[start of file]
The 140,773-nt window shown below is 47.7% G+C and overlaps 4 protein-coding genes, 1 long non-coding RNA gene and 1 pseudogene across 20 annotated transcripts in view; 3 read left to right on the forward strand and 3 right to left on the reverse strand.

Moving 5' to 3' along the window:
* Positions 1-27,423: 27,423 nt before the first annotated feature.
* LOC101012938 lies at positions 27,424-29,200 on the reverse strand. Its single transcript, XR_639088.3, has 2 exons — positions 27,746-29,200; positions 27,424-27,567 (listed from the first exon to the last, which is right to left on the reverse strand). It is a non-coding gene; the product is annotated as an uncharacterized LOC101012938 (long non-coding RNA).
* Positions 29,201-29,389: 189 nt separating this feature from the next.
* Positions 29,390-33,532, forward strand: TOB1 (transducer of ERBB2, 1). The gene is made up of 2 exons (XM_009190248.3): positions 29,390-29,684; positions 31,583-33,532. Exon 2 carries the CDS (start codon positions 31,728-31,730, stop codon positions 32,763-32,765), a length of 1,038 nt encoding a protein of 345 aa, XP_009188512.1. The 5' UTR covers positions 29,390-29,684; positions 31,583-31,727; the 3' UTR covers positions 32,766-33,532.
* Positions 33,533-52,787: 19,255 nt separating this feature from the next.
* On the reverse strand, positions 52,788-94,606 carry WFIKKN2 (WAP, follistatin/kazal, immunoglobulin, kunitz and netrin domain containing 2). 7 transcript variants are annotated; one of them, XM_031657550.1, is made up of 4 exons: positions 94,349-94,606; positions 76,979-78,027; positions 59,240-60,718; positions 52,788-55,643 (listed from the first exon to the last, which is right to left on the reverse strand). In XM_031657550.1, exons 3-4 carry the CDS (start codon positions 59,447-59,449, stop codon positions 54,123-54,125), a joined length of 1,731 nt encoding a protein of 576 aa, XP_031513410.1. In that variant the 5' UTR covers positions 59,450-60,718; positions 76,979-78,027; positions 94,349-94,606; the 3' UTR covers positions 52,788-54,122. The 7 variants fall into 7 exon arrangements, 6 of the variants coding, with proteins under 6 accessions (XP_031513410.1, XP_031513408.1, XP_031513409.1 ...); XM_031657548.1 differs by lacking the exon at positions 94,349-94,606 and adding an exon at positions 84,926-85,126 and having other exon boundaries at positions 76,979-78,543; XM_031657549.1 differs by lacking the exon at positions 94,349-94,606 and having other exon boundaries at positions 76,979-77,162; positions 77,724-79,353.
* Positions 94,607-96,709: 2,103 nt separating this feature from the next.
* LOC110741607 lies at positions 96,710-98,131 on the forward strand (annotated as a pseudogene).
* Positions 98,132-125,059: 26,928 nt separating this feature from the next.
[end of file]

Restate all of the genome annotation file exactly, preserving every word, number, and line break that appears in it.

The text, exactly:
The 140,773-nt window shown below is 47.7% G+C and overlaps 4 protein-coding genes, 1 long non-coding RNA gene and 1 pseudogene across 20 annotated transcripts in view; 3 read left to right on the forward strand and 3 right to left on the reverse strand.

Moving 5' to 3' along the window:
* Positions 1-27,423: 27,423 nt before the first annotated feature.
* LOC101012938 lies at positions 27,424-29,200 on the reverse strand. Its single transcript, XR_639088.3, has 2 exons — positions 27,746-29,200; positions 27,424-27,567 (listed from the first exon to the last, which is right to left on the reverse strand). It is a non-coding gene; the product is annotated as an uncharacterized LOC101012938 (long non-coding RNA).
* Positions 29,201-29,389: 189 nt separating this feature from the next.
* Positions 29,390-33,532, forward strand: TOB1 (transducer of ERBB2, 1). The gene is made up of 2 exons (XM_009190248.3): positions 29,390-29,684; positions 31,583-33,532. Exon 2 carries the CDS (start codon positions 31,728-31,730, stop codon positions 32,763-32,765), a length of 1,038 nt encoding a protein of 345 aa, XP_009188512.1. The 5' UTR covers positions 29,390-29,684; positions 31,583-31,727; the 3' UTR covers positions 32,766-33,532.
* Positions 33,533-52,787: 19,255 nt separating this feature from the next.
* On the reverse strand, positions 52,788-94,606 carry WFIKKN2 (WAP, follistatin/kazal, immunoglobulin, kunitz and netrin domain containing 2). 7 transcript variants are annotated; one of them, XM_031657550.1, is made up of 4 exons: positions 94,349-94,606; positions 76,979-78,027; positions 59,240-60,718; positions 52,788-55,643 (listed from the first exon to the last, which is right to left on the reverse strand). In XM_031657550.1, exons 3-4 carry the CDS (start codon positions 59,447-59,449, stop codon positions 54,123-54,125), a joined length of 1,731 nt encoding a protein of 576 aa, XP_031513410.1. In that variant the 5' UTR covers positions 59,450-60,718; positions 76,979-78,027; positions 94,349-94,606; the 3' UTR covers positions 52,788-54,122. The 7 variants fall into 7 exon arrangements, 6 of the variants coding, with proteins under 6 accessions (XP_031513410.1, XP_031513408.1, XP_031513409.1 ...); XM_031657548.1 differs by lacking the exon at positions 94,349-94,606 and adding an exon at positions 84,926-85,126 and having other exon boundaries at positions 76,979-78,543; XM_031657549.1 differs by lacking the exon at positions 94,349-94,606 and having other exon boundaries at positions 76,979-77,162; positions 77,724-79,353.
* Positions 94,607-96,709: 2,103 nt separating this feature from the next.
* LOC110741607 lies at positions 96,710-98,131 on the forward strand (annotated as a pseudogene).
* Positions 98,132-125,059: 26,928 nt separating this feature from the next.